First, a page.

Steve Dompier's coding...

Pete Lancashire pete at
Wed May 4 13:30:06 CDT 2016

Reminds me of a challenge I had in the early 80's The place I worked
made IC test and evaluation systems, starting price in 1980 was around
$300K and many where close to $1.5 million. This one was for IBM. They
were designing a 288K bit ram and one thing they wanted was to be able
to 'see' failed bits as parameters such as supply voltage were
changed. If you looked at the die it was  9 'squares' of i think 128 x
256 ( i think that was the size) cell or bits. The 9 th was for
parity. The memory was read by the system and a 0 or 1 was stored in a
buffer in the system. The system was run by a PDP11/44 the display was
a Tektronix GMA125 with option 42/43. The GMA 125 was the OEM display
used in the 4116, a 25" DVST terminal. Option 42/43 was feed from a
DR11. The 42/43 could be driven in Tek 401x format (that's the same
you still see today when you put your X11 display into Tek mode) which
had a point plotting set of commands.

So one had to read in a loop this external memory which came back in
some long forgotten 16 bits per something mode, calculate the position
of the 'bit' which was in memory block x and position x and y in each
block and either display a dot or plus or something at the respective
location on the CRT. Doing it all in some time IBM wanted it done in
.. loops within loops within loops and finally a test for 1 or 0 and
out the DR11W.

The only way I could get the code to meet IBM speed requirement was to
do the unthinkable. Upon start the inner most work that was test for
'display if zero' or display if one' was modified to be branch of true
or branch if false.

Sometimes you just have to violate all the rules. Other fun things
were using shifting bits and using indexing for some of the coordinate

oh well when every instruction time made a difference.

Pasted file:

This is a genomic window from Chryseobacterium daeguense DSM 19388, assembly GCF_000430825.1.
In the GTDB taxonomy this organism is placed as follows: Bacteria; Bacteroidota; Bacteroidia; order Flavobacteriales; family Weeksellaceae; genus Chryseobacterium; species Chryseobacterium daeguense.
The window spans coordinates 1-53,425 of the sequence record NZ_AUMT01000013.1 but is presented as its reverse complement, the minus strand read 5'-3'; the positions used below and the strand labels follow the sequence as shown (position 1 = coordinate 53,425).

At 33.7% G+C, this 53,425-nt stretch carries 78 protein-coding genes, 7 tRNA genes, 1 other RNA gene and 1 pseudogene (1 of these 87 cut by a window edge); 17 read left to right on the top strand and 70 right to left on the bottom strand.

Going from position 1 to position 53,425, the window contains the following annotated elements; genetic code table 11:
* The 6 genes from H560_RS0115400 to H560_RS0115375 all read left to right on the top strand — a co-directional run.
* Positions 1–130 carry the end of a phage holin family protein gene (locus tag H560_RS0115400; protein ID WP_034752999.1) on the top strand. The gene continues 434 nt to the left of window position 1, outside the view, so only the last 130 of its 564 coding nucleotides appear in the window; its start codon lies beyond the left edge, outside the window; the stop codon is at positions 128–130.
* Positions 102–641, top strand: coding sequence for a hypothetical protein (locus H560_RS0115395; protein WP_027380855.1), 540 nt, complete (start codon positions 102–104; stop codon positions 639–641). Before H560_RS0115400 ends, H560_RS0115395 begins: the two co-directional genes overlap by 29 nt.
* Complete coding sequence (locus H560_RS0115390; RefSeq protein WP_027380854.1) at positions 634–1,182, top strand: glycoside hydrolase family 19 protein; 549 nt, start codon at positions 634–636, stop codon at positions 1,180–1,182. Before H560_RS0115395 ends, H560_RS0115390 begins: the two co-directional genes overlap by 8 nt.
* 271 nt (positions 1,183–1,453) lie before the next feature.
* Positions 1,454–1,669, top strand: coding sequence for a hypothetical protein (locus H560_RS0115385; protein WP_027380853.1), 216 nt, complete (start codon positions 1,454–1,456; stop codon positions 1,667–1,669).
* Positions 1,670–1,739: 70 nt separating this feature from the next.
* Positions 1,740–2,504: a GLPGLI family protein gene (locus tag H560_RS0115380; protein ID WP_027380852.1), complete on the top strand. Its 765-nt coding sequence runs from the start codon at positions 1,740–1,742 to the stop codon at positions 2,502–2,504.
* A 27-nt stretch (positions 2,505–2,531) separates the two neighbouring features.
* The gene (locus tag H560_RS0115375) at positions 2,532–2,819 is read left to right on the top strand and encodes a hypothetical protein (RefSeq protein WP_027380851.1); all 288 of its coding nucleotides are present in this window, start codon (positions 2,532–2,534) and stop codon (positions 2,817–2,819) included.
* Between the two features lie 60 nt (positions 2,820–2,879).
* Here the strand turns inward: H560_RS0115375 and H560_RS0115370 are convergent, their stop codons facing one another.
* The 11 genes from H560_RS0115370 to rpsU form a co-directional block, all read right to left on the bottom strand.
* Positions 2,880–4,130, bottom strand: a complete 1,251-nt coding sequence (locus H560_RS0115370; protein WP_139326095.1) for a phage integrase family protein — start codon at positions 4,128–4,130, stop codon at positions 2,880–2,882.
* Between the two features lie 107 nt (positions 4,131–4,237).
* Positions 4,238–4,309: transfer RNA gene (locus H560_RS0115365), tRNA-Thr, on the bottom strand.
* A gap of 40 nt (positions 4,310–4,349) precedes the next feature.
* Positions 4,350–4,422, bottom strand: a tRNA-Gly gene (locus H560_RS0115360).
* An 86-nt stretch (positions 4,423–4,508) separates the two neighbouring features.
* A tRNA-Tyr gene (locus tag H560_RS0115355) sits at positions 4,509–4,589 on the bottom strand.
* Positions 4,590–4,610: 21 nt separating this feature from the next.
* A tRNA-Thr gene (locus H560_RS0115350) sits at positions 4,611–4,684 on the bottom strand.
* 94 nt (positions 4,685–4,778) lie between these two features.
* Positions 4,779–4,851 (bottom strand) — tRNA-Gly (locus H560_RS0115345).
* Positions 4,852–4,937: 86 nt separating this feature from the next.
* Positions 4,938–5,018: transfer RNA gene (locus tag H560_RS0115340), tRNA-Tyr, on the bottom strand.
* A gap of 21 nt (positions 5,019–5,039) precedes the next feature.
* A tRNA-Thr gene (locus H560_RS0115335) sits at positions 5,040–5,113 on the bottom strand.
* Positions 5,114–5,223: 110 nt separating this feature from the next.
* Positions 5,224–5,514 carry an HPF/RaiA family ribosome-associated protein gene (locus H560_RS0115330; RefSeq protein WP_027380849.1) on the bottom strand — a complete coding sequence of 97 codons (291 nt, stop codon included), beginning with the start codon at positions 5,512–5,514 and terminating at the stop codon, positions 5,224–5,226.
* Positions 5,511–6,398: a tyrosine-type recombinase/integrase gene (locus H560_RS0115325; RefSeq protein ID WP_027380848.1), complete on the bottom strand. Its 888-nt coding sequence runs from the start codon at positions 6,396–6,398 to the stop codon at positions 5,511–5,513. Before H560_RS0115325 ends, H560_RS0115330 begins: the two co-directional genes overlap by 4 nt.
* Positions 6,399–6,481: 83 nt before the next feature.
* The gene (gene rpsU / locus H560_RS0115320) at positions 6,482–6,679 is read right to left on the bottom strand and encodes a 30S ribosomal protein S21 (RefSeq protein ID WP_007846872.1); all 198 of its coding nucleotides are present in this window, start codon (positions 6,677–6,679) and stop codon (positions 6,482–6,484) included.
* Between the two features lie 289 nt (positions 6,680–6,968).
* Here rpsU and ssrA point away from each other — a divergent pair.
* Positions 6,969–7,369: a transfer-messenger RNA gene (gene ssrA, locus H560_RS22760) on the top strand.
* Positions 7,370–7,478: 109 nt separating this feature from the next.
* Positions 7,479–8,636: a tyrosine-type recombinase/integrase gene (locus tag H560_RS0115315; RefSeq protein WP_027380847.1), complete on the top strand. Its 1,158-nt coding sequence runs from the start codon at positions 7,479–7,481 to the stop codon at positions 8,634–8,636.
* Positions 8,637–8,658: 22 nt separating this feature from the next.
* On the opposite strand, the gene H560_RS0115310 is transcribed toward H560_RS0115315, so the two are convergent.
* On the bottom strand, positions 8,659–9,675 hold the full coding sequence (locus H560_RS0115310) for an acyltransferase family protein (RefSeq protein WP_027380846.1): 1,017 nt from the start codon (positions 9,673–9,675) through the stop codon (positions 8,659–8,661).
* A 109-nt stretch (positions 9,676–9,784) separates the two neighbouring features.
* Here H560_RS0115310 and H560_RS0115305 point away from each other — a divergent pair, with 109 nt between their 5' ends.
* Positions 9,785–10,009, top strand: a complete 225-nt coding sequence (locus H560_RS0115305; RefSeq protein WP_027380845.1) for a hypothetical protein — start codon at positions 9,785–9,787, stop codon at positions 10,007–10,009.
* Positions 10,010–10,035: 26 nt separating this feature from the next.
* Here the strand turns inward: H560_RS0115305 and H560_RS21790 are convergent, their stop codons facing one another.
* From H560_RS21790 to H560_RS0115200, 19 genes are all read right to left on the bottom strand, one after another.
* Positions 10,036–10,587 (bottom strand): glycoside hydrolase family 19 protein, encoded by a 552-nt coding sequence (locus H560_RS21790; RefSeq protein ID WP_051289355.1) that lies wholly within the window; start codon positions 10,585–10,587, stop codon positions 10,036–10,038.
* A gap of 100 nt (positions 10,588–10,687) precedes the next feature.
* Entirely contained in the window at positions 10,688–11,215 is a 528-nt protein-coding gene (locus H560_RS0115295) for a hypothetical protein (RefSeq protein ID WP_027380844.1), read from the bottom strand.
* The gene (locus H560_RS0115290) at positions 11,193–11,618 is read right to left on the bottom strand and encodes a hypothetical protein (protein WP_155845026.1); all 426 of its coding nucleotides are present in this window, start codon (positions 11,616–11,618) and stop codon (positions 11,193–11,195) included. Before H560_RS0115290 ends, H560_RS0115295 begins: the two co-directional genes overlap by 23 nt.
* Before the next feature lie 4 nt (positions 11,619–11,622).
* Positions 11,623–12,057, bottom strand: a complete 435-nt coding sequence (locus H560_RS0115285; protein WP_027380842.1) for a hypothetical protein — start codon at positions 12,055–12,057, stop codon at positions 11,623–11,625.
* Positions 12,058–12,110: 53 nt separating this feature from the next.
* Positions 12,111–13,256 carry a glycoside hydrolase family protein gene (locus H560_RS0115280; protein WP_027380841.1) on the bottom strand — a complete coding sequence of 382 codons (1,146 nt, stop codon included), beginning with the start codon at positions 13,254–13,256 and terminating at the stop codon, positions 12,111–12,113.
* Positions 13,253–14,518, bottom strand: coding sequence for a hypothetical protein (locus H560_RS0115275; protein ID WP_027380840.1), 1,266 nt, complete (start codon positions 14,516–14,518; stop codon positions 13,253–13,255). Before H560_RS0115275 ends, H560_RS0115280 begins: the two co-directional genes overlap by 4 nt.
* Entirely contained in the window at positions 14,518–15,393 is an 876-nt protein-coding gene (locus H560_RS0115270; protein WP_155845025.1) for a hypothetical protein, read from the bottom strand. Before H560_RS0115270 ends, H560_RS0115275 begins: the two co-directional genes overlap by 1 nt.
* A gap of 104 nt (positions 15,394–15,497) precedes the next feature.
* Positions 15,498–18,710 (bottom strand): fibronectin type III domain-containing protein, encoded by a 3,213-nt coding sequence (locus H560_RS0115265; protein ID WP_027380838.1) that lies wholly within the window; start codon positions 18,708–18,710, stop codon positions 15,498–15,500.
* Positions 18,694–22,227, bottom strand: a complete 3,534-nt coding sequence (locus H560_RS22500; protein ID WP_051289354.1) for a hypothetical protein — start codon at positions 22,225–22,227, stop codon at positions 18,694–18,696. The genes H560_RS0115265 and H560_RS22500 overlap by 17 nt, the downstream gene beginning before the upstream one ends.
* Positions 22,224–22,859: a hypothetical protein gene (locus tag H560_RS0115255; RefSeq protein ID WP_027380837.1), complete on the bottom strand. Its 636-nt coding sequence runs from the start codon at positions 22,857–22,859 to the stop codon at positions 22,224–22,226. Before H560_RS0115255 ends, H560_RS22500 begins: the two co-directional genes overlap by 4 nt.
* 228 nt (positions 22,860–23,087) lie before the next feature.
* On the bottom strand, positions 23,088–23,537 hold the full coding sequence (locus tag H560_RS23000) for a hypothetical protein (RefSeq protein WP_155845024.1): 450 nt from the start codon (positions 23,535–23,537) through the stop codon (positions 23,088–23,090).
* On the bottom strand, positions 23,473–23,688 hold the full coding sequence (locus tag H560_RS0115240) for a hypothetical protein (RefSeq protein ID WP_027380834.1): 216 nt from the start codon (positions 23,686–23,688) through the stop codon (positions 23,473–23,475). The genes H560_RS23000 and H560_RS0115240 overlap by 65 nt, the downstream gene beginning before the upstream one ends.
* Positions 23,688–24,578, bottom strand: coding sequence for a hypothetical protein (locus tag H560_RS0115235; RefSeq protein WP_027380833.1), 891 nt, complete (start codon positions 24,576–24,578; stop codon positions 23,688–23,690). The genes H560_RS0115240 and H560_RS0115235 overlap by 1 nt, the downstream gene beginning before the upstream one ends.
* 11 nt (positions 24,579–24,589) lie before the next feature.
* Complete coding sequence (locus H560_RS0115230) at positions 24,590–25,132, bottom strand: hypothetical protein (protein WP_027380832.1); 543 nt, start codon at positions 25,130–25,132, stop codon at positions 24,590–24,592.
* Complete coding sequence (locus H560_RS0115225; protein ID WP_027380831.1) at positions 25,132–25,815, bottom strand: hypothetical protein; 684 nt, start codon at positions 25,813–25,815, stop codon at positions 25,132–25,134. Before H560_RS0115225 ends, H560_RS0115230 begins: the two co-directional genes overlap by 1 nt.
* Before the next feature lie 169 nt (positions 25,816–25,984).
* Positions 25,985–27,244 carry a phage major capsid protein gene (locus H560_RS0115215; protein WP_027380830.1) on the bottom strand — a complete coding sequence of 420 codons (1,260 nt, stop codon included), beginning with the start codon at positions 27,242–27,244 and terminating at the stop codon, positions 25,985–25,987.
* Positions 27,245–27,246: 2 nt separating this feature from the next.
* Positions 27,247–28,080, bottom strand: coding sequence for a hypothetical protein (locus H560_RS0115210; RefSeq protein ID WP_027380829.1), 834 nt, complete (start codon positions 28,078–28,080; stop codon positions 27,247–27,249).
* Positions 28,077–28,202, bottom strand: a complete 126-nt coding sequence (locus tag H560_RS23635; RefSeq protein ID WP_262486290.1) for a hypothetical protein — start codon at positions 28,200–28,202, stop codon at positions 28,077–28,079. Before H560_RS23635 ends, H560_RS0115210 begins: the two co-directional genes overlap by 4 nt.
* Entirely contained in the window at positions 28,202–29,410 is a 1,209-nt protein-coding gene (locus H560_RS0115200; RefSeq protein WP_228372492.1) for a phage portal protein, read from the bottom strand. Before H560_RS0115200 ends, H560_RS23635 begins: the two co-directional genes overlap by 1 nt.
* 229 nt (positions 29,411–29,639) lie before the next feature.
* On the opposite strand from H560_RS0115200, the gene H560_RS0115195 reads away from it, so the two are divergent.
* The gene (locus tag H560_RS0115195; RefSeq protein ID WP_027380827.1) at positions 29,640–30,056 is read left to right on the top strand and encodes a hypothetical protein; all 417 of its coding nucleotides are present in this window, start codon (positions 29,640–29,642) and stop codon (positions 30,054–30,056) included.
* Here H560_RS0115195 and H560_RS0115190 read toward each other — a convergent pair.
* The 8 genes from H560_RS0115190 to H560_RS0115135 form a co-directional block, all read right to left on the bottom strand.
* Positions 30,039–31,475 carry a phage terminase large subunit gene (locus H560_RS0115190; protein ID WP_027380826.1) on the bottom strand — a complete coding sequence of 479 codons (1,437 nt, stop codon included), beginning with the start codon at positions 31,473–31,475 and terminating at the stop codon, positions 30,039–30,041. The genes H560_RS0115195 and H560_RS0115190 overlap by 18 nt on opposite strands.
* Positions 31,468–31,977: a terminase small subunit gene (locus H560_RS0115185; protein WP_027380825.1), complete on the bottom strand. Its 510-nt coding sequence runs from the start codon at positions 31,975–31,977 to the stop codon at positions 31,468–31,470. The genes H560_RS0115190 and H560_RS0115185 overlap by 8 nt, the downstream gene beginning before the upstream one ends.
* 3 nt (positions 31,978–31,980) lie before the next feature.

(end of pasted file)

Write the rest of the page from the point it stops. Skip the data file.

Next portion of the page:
it was challenging but fun


On Wed, May 4, 2016 at 9:56 AM, Bill Sudbrink <wh.sudbrink at> wrote:
> I took a peek at the access logs for the Cromemco Dazzler
> files that I recently put up on my web server.  I'm
> gratified to see that a lot of people are taking advantage
> of the availability of these documents, that have not
> recently (if ever) been easily available on the web.  I
> also see that a lot of people took the Dazzlemation HEX
> file and the Magenta Martini paper tape image, presumably
> to run on Udo Monk's great Windows Cromemco Z1 simulator.
> Also, thanks to everyone that generated pdf files for me!
> One thing I noticed is that not many people looked at the
> disassembly of Dazzlemation.  If you are an 8080 or Z80
> programmer (or any 8-bitter for that matter) I really
> recommend that you take a look, it's a real treat.  I'm
> reliably informed that Mr. Dompier hand wrote that program
> LITERALLY (hand, pencil, paper), no editor, no assembler.
> He then toggled it in (or maybe raw keyed it in with a
> primitive ROM monitor) and went through a few iterations of:
> 1) store to paper tape
> 2) modify in memory
> 3) test
> 4) go to 1
> It's neat to see some of the "tricks" he used and also the
> level of sophistication of the code.  It does a lot of
> stuff in not a lot of bytes.  Also, here and there, in
> "dead" areas, you can also see the debris of ideas that he
> started and then abandoned.
> Bill S.

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